- Belonging: A sense of acceptance and community within a given group. Over the past several decades, D&I has evolved from making sure historically disadvantaged groups are represented in the workplace (diversity) to making sure they are invited to participate (inclusion). Belonging can be thought of as the next step in that evolution, toward making sure these employees feel like full members of their workplace communities.
Bringing these ideas into D&I can help add value in various ways.
Stanford University psychology professor Carol Dweck, the pioneer of mindset theory, has long argued that people’s belief in inherent, unchangeable abilities and traits holds them back from personal growth and professional development. If you don’t believe you can become good at something unless you have a natural aptitude for it, her research finds, you’re unlikely to try it, much less succeed at it. In her influential book Mindset: The New Psychology of Success, first published in 2006, Dweck calls this belief the “fixed mindset,” in contrast to a “growth mindset,” which believes that abilities can be developed over time through diligent work.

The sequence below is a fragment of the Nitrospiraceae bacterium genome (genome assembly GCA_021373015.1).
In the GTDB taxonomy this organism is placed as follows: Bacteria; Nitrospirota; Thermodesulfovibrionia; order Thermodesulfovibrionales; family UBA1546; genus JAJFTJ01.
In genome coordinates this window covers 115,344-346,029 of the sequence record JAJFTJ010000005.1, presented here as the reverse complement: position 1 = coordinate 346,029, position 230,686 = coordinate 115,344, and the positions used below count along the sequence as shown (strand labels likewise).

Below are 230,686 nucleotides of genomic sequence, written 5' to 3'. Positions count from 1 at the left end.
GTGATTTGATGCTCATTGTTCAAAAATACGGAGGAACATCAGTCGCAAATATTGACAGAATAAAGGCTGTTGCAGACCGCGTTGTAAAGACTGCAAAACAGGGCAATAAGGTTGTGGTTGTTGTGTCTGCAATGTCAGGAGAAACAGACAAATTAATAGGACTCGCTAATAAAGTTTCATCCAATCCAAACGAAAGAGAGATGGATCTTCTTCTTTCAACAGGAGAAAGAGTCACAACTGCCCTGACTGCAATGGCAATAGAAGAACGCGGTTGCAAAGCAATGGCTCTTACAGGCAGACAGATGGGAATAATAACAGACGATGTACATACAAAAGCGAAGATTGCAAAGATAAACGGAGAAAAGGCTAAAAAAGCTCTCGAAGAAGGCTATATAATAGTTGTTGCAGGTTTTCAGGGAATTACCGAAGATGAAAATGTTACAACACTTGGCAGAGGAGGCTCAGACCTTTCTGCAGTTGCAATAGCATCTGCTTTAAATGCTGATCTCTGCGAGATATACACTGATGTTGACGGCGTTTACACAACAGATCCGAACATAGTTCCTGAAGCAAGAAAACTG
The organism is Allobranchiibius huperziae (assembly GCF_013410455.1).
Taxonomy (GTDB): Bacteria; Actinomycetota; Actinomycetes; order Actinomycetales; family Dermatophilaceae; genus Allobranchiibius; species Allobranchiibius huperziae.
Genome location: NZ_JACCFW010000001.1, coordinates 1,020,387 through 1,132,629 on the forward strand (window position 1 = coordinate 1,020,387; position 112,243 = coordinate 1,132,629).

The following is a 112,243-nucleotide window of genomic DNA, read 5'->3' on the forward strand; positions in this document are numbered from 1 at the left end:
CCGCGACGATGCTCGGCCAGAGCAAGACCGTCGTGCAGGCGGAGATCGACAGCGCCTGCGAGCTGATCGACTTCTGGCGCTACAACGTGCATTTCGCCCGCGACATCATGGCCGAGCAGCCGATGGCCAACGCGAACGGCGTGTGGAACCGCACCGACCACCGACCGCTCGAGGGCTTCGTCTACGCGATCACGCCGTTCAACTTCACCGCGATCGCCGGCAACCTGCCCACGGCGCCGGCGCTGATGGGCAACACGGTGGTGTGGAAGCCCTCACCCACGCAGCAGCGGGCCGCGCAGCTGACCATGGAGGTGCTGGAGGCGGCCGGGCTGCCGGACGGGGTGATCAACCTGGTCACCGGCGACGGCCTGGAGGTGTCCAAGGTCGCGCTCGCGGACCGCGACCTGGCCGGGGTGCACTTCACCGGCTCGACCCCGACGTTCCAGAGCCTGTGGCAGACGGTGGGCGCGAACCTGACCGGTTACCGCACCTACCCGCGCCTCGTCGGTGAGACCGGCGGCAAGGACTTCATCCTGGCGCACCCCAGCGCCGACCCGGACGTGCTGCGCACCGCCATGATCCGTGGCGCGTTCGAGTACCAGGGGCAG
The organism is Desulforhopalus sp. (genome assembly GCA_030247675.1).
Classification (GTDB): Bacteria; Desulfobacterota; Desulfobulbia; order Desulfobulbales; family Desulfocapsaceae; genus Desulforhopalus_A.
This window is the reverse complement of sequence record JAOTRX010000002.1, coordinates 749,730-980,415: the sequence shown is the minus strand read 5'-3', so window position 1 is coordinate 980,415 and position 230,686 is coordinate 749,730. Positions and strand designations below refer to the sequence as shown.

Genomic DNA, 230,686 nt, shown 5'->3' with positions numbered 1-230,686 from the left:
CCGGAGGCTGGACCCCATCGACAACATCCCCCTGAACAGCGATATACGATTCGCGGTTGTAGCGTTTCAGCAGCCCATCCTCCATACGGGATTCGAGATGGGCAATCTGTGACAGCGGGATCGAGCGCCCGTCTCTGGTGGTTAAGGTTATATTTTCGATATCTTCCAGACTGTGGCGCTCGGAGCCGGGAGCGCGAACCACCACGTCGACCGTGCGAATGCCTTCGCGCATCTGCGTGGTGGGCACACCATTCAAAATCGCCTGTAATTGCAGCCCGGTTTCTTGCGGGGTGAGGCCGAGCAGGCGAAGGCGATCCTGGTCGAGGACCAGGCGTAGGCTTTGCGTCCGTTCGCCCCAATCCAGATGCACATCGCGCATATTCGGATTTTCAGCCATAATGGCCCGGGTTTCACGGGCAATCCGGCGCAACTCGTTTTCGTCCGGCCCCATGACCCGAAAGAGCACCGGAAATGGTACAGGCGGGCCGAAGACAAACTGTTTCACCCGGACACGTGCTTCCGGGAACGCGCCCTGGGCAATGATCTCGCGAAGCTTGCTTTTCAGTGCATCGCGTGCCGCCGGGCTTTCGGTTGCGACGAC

Recently, Dweck teamed up with her Stanford colleague Greg Walton and Yale University psychologist Paul O’Keefe on a paper that applies the same theoretical framework to passions and interests—things we are often told to find and follow, but which Dweck and her colleagues argue are developed, not discovered. In fact, Dweck and her co-authors told the Atlantic’s Olga Khazan in an article published earlier this month, the suggestion often heard by young people to find what they love to do and then do it for a living may actually be bad advice, as it discourages them from pursuing careers that don’t elicit love at first sight. In other words, it promotes the fixed mindset: